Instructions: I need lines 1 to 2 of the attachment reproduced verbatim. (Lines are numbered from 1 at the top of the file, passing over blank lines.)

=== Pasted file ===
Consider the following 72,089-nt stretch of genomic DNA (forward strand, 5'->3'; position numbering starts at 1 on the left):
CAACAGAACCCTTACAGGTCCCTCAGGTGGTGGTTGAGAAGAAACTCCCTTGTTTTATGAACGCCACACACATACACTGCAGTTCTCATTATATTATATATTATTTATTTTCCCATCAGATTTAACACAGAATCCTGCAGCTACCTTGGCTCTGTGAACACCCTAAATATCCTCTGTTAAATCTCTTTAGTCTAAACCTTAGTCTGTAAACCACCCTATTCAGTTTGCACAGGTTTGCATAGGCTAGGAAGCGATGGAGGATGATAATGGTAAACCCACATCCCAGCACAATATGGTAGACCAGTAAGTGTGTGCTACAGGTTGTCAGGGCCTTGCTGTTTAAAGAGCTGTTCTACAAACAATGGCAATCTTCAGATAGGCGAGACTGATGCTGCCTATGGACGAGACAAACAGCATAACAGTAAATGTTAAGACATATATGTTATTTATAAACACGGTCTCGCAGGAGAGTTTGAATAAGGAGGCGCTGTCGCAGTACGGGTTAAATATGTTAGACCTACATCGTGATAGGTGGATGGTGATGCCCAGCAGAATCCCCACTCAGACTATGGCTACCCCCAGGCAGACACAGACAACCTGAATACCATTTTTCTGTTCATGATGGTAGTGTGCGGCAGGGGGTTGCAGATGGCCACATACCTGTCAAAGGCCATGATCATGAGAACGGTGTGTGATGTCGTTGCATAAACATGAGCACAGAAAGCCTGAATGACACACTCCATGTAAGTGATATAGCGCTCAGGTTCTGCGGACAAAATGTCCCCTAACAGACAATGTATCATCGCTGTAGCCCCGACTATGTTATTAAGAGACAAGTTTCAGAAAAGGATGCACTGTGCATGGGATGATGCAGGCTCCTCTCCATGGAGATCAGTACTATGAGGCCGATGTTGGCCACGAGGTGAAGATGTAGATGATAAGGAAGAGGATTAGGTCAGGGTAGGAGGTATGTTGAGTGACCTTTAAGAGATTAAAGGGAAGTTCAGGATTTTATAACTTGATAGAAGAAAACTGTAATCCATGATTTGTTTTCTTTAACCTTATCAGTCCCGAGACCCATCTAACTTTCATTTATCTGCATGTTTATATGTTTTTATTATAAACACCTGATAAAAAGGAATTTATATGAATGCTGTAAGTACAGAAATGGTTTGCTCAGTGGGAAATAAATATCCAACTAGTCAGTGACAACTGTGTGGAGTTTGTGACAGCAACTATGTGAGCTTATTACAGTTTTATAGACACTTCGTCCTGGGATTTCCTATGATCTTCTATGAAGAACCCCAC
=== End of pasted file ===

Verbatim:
Consider the following 72,089-nt stretch of genomic DNA (forward strand, 5'->3'; position numbering starts at 1 on the left):
CAACAGAACCCTTACAGGTCCCTCAGGTGGTGGTTGAGAAGAAACTCCCTTGTTTTATGAACGCCACACACATACACTGCAGTTCTCATTATATTATATATTATTTATTTTCCCATCAGATTTAACACAGAATCCTGCAGCTACCTTGGCTCTGTGAACACCCTAAATATCCTCTGTTAAATCTCTTTAGTCTAAACCTTAGTCTGTAAACCACCCTATTCAGTTTGCACAGGTTTGCATAGGCTAGGAAGCGATGGAGGATGATAATGGTAAACCCACATCCCAGCACAATATGGTAGACCAGTAAGTGTGTGCTACAGGTTGTCAGGGCCTTGCTGTTTAAAGAGCTGTTCTACAAACAATGGCAATCTTCAGATAGGCGAGACTGATGCTGCCTATGGACGAGACAAACAGCATAACAGTAAATGTTAAGACATATATGTTATTTATAAACACGGTCTCGCAGGAGAGTTTGAATAAGGAGGCGCTGTCGCAGTACGGGTTAAATATGTTAGACCTACATCGTGATAGGTGGATGGTGATGCCCAGCAGAATCCCCACTCAGACTATGGCTACCCCCAGGCAGACACAGACAACCTGAATACCATTTTTCTGTTCATGATGGTAGTGTGCGGCAGGGGGTTGCAGATGGCCACATACCTGTCAAAGGCCATGATCATGAGAACGGTGTGTGATGTCGTTGCATAAACATGAGCACAGAAAGCCTGAATGACACACTCCATGTAAGTGATATAGCGCTCAGGTTCTGCGGACAAAATGTCCCCTAACAGACAATGTATCATCGCTGTAGCCCCGACTATGTTATTAAGAGACAAGTTTCAGAAAAGGATGCACTGTGCATGGGATGATGCAGGCTCCTCTCCATGGAGATCAGTACTATGAGGCCGATGTTGGCCACGAGGTGAAGATGTAGATGATAAGGAAGAGGATTAGGTCAGGGTAGGAGGTATGTTGAGTGACCTTTAAGAGATTAAAGGGAAGTTCAGGATTTTATAACTTGATAGAAGAAAACTGTAATCCATGATTTGTTTTCTTTAACCTTATCAGTCCCGAGACCCATCTAACTTTCATTTATCTGCATGTTTATATGTTTTTATTATAAACACCTGATAAAAAGGAATTTATATGAATGCTGTAAGTACAGAAATGGTTTGCTCAGTGGGAAATAAATATCCAACTAGTCAGTGACAACTGTGTGGAGTTTGTGACAGCAACTATGTGAGCTTATTACAGTTTTATAGACACTTCGTCCTGGGATTTCCTATGATCTTCTATGAAGAACCCCAC